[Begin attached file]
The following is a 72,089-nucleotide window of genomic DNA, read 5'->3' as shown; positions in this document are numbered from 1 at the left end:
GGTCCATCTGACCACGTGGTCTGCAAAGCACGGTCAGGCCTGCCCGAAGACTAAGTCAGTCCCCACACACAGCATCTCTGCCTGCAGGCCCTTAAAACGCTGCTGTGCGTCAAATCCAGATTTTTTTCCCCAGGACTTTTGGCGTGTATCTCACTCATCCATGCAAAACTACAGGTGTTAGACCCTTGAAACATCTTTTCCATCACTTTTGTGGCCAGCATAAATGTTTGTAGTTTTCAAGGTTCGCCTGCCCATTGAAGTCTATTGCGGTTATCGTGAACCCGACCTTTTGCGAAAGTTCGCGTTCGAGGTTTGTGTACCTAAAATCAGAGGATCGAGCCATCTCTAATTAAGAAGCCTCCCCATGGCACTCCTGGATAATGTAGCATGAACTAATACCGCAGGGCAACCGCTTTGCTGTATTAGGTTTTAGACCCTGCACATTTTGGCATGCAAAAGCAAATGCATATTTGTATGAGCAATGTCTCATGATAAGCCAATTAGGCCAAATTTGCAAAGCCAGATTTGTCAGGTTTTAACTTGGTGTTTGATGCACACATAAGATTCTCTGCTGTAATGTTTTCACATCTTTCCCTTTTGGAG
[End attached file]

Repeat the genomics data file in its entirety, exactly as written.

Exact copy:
The following is a 72,089-nucleotide window of genomic DNA, read 5'->3' as shown; positions in this document are numbered from 1 at the left end:
GGTCCATCTGACCACGTGGTCTGCAAAGCACGGTCAGGCCTGCCCGAAGACTAAGTCAGTCCCCACACACAGCATCTCTGCCTGCAGGCCCTTAAAACGCTGCTGTGCGTCAAATCCAGATTTTTTTCCCCAGGACTTTTGGCGTGTATCTCACTCATCCATGCAAAACTACAGGTGTTAGACCCTTGAAACATCTTTTCCATCACTTTTGTGGCCAGCATAAATGTTTGTAGTTTTCAAGGTTCGCCTGCCCATTGAAGTCTATTGCGGTTATCGTGAACCCGACCTTTTGCGAAAGTTCGCGTTCGAGGTTTGTGTACCTAAAATCAGAGGATCGAGCCATCTCTAATTAAGAAGCCTCCCCATGGCACTCCTGGATAATGTAGCATGAACTAATACCGCAGGGCAACCGCTTTGCTGTATTAGGTTTTAGACCCTGCACATTTTGGCATGCAAAAGCAAATGCATATTTGTATGAGCAATGTCTCATGATAAGCCAATTAGGCCAAATTTGCAAAGCCAGATTTGTCAGGTTTTAACTTGGTGTTTGATGCACACATAAGATTCTCTGCTGTAATGTTTTCACATCTTTCCCTTTTGGAG